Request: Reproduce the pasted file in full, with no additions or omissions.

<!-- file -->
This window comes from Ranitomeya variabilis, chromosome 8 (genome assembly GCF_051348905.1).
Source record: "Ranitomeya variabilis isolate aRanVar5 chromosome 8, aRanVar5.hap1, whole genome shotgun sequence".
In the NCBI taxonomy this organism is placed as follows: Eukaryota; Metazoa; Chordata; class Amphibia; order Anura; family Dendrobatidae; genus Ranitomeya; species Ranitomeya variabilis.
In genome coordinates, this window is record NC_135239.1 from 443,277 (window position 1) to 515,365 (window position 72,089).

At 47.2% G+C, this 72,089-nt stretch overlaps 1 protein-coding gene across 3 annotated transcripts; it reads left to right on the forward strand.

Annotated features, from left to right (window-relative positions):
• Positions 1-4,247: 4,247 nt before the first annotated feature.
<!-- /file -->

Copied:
This window comes from Ranitomeya variabilis, chromosome 8 (genome assembly GCF_051348905.1).
Source record: "Ranitomeya variabilis isolate aRanVar5 chromosome 8, aRanVar5.hap1, whole genome shotgun sequence".
In the NCBI taxonomy this organism is placed as follows: Eukaryota; Metazoa; Chordata; class Amphibia; order Anura; family Dendrobatidae; genus Ranitomeya; species Ranitomeya variabilis.
In genome coordinates, this window is record NC_135239.1 from 443,277 (window position 1) to 515,365 (window position 72,089).

At 47.2% G+C, this 72,089-nt stretch overlaps 1 protein-coding gene across 3 annotated transcripts; it reads left to right on the forward strand.

Annotated features, from left to right (window-relative positions):
• Positions 1-4,247: 4,247 nt before the first annotated feature.